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Declaration of Parentage

We are able to assist and advise in cases where it is necessary to make an application to court in order to obtain a legal declaration to clarify whether a named person is or was the parent of another named person. There are a number of circumstances where this may be necessary, including where a father has not been named on a child’s birth certificate.

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It is also a process that may be used where a mistake has been made in completing the necessary formalities by a fertility clinic.  A declaration of parentage may also be relevant where a father has not been named on the birth certificate and a child of that parent wishes to make a claim against his estate.

We are highly experienced in all aspects of family law and are able to advise you on the legal position and process to obtain a declaration of parentage.



No. The court cannot physically compel somebody to undertake a DNA test. However, the court can make an order for a person to take a DNA test and if they refuse to do so can draw inferences from their refusal.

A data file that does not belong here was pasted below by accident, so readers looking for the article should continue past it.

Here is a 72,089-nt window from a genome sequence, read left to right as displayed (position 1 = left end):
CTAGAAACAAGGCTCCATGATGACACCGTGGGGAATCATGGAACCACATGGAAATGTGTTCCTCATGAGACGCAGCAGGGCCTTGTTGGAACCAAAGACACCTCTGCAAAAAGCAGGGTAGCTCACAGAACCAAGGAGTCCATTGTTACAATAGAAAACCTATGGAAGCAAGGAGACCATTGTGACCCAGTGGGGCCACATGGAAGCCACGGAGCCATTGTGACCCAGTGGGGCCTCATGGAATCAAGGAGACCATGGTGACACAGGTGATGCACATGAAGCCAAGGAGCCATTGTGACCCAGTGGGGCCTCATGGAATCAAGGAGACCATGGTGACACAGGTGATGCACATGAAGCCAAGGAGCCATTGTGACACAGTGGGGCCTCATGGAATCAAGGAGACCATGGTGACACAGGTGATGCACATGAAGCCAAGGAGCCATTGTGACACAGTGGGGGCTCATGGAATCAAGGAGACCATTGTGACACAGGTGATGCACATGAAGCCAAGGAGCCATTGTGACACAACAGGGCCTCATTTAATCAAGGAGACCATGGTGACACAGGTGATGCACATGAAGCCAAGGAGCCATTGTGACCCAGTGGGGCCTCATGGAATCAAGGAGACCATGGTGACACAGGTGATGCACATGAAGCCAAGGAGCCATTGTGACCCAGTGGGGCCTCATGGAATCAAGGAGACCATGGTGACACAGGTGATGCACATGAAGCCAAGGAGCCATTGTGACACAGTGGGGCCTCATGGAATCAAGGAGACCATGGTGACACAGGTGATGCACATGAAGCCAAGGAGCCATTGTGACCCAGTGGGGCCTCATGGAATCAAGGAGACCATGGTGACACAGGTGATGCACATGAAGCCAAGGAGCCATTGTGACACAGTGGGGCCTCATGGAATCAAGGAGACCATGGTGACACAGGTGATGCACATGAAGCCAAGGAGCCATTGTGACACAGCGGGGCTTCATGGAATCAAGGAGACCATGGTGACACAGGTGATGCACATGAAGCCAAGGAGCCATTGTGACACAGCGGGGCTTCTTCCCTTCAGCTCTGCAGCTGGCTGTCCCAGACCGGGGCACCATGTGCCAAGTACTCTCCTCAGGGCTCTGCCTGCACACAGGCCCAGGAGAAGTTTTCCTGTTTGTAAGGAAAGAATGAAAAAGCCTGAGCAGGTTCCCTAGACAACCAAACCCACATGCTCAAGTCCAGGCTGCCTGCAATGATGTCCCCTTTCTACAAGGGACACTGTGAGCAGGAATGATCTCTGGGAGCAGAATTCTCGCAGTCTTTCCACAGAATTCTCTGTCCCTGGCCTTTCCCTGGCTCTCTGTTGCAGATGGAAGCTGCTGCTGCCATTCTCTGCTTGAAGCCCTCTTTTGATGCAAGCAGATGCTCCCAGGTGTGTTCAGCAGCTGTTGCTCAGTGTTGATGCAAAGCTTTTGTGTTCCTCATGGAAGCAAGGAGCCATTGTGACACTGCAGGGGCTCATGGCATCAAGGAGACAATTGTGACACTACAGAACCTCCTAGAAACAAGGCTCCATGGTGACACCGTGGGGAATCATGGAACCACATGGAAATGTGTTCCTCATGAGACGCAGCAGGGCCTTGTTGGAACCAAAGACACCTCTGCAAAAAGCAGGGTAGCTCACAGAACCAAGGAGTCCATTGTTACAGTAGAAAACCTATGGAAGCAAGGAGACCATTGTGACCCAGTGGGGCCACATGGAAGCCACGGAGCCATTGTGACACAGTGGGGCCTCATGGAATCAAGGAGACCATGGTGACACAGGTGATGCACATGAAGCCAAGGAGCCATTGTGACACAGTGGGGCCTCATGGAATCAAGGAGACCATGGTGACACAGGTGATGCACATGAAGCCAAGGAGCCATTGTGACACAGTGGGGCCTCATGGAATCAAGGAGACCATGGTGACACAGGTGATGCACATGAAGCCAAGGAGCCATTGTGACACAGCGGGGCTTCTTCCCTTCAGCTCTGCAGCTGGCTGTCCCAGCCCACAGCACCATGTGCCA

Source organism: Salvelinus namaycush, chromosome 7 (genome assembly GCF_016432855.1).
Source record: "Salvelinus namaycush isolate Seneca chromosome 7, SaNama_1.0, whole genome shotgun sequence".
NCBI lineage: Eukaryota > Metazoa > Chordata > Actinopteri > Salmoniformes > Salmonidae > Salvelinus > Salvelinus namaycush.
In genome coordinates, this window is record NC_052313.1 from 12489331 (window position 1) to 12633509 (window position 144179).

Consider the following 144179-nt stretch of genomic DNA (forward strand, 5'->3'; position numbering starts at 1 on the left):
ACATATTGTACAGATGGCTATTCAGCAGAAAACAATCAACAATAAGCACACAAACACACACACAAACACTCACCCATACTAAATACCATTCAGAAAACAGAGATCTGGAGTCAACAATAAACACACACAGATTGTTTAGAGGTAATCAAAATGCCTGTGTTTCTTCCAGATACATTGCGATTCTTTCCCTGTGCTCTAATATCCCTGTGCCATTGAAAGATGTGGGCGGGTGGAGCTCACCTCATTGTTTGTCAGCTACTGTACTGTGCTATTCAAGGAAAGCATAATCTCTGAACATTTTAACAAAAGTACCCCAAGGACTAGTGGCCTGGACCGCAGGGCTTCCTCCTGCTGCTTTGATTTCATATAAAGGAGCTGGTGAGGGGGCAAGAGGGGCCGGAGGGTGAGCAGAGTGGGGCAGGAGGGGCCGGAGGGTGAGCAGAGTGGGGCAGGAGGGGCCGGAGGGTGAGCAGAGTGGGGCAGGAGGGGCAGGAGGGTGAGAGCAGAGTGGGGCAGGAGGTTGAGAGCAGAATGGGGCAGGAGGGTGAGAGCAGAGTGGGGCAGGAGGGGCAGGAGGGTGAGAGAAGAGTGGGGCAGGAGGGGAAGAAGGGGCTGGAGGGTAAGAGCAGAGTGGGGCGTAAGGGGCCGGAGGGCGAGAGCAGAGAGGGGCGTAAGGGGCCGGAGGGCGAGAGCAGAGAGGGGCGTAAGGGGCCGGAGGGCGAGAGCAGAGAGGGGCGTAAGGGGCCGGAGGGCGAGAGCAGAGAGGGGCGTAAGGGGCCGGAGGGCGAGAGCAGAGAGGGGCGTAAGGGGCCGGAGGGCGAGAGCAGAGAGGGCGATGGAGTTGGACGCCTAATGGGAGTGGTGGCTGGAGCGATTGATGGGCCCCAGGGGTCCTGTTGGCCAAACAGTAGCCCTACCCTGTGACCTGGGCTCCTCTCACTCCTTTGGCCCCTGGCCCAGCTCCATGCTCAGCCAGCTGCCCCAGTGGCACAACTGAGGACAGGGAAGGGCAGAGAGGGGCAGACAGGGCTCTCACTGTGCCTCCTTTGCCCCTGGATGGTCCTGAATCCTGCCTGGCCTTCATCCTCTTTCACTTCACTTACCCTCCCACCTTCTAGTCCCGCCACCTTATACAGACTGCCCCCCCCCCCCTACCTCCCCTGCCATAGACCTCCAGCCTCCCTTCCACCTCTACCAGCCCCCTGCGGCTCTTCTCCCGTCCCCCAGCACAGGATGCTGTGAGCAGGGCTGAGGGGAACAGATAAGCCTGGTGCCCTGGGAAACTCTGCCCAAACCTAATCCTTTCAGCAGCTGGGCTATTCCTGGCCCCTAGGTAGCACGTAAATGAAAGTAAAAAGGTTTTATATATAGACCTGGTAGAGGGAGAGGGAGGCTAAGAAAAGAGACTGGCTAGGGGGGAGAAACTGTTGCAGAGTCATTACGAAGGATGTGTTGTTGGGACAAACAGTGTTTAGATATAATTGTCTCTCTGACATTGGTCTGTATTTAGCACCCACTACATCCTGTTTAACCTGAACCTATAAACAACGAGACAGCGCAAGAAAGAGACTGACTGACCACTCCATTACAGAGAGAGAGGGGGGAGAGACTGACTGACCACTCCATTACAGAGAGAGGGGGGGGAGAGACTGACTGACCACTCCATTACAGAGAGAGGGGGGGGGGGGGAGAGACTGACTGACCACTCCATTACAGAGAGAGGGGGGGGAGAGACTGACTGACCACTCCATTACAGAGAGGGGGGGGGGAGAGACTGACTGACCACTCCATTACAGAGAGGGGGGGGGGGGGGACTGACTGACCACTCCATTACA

If the identity of a child’s father is called into question, or there is no name on the birth certificate there are several reasons why it may be important to have a declaration of parentage. If the biological father is not named on the birth certificate then he may not have the right to make applications to court in respect of the child for child arrangements orders – for example to spend time with the child. Additionally, there may be inheritance reasons why an application for a declaration of parentage might be important.

Yes. The court can declare that a particular individual is not the biological parent of a child.

Yes. A declaration of Parentage or Non-Parentage can result in alterations being made to a child’s birth certificate, for example by adding the name of the biological father.

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